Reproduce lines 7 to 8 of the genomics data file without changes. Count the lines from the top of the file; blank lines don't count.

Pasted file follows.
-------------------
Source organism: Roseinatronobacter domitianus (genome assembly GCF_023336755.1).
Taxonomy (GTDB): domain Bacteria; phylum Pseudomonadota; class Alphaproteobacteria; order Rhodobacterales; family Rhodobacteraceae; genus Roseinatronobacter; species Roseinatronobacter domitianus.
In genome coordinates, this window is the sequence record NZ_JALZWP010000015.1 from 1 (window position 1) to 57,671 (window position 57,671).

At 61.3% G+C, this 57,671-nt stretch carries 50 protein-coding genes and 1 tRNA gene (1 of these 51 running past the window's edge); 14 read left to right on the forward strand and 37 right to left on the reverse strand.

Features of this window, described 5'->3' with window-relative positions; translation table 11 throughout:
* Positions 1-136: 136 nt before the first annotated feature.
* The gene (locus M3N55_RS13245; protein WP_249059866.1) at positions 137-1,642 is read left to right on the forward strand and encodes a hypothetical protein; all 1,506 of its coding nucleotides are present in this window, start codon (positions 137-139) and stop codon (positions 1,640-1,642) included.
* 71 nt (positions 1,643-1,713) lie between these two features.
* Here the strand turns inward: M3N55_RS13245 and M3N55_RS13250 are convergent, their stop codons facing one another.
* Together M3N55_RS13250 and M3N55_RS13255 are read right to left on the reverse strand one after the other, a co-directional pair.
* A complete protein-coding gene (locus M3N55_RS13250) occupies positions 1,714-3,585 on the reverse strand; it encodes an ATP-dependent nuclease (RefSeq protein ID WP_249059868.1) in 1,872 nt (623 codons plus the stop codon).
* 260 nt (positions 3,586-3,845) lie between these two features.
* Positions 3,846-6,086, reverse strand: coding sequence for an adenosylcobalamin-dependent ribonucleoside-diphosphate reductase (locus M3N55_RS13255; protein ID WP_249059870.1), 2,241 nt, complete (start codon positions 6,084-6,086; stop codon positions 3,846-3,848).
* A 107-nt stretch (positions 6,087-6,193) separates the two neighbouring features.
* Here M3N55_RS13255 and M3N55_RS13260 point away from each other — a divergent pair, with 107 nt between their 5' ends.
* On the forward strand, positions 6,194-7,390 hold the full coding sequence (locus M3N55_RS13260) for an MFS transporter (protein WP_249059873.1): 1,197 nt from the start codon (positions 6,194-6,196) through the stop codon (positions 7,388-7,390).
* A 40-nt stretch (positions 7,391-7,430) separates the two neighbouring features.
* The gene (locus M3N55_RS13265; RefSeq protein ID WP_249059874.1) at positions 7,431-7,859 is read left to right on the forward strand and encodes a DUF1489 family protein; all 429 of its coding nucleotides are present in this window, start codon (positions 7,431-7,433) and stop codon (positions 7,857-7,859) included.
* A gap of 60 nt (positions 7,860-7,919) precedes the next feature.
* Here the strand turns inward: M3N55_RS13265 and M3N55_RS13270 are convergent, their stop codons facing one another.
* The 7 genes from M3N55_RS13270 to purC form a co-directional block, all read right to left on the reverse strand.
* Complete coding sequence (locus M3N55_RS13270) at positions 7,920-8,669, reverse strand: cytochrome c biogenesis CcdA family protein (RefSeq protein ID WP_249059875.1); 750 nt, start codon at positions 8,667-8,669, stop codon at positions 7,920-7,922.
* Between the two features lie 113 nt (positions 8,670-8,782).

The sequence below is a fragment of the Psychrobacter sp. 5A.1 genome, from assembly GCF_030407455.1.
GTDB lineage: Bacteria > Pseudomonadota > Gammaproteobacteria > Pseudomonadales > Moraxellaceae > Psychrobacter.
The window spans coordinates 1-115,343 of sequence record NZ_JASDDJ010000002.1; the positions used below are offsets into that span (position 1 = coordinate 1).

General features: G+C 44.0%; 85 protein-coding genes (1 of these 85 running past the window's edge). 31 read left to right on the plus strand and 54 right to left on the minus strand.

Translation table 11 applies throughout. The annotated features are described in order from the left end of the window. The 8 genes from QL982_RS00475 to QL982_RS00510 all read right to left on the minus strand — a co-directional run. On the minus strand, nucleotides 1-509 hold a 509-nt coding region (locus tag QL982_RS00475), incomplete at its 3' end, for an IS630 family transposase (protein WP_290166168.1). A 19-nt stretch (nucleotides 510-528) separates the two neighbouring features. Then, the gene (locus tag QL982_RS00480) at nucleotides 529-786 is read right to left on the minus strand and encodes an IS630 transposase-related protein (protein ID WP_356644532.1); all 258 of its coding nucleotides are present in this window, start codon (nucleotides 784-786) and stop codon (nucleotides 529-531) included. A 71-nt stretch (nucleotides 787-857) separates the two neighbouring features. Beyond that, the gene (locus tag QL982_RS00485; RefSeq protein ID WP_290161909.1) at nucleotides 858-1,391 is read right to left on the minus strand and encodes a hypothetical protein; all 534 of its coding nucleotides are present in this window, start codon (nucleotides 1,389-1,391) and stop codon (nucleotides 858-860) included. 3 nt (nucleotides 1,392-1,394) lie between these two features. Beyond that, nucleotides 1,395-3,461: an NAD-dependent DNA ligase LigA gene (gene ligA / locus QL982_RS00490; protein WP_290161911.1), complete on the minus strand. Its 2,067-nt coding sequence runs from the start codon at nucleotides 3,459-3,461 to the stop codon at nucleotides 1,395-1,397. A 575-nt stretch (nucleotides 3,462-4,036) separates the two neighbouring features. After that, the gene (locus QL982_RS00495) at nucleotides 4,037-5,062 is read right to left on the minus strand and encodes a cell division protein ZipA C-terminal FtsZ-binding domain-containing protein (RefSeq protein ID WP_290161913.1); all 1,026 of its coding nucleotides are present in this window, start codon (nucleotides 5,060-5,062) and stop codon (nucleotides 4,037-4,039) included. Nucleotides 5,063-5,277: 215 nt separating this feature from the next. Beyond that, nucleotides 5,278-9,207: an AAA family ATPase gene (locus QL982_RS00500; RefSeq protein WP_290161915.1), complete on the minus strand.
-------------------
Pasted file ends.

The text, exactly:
* The gene (locus M3N55_RS13245; protein WP_249059866.1) at positions 137-1,642 is read left to right on the forward strand and encodes a hypothetical protein; all 1,506 of its coding nucleotides are present in this window, start codon (positions 137-139) and stop codon (positions 1,640-1,642) included.
* 71 nt (positions 1,643-1,713) lie between these two features.